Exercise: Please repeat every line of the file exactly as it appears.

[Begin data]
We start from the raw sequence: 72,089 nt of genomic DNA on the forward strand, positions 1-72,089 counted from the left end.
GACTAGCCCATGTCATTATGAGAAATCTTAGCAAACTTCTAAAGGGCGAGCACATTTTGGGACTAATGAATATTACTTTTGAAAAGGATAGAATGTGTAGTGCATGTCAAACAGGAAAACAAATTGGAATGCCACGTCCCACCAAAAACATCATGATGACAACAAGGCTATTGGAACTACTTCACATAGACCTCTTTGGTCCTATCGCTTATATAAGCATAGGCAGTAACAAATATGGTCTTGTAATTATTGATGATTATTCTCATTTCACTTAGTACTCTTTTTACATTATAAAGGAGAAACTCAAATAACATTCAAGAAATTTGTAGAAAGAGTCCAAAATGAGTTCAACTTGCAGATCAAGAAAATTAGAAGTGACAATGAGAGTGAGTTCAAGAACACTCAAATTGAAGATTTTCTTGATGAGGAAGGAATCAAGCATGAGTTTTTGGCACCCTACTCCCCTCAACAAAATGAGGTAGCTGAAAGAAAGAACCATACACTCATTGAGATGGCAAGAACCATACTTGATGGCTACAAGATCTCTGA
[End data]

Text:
We start from the raw sequence: 72,089 nt of genomic DNA on the forward strand, positions 1-72,089 counted from the left end.
GACTAGCCCATGTCATTATGAGAAATCTTAGCAAACTTCTAAAGGGCGAGCACATTTTGGGACTAATGAATATTACTTTTGAAAAGGATAGAATGTGTAGTGCATGTCAAACAGGAAAACAAATTGGAATGCCACGTCCCACCAAAAACATCATGATGACAACAAGGCTATTGGAACTACTTCACATAGACCTCTTTGGTCCTATCGCTTATATAAGCATAGGCAGTAACAAATATGGTCTTGTAATTATTGATGATTATTCTCATTTCACTTAGTACTCTTTTTACATTATAAAGGAGAAACTCAAATAACATTCAAGAAATTTGTAGAAAGAGTCCAAAATGAGTTCAACTTGCAGATCAAGAAAATTAGAAGTGACAATGAGAGTGAGTTCAAGAACACTCAAATTGAAGATTTTCTTGATGAGGAAGGAATCAAGCATGAGTTTTTGGCACCCTACTCCCCTCAACAAAATGAGGTAGCTGAAAGAAAGAACCATACACTCATTGAGATGGCAAGAACCATACTTGATGGCTACAAGATCTCTGA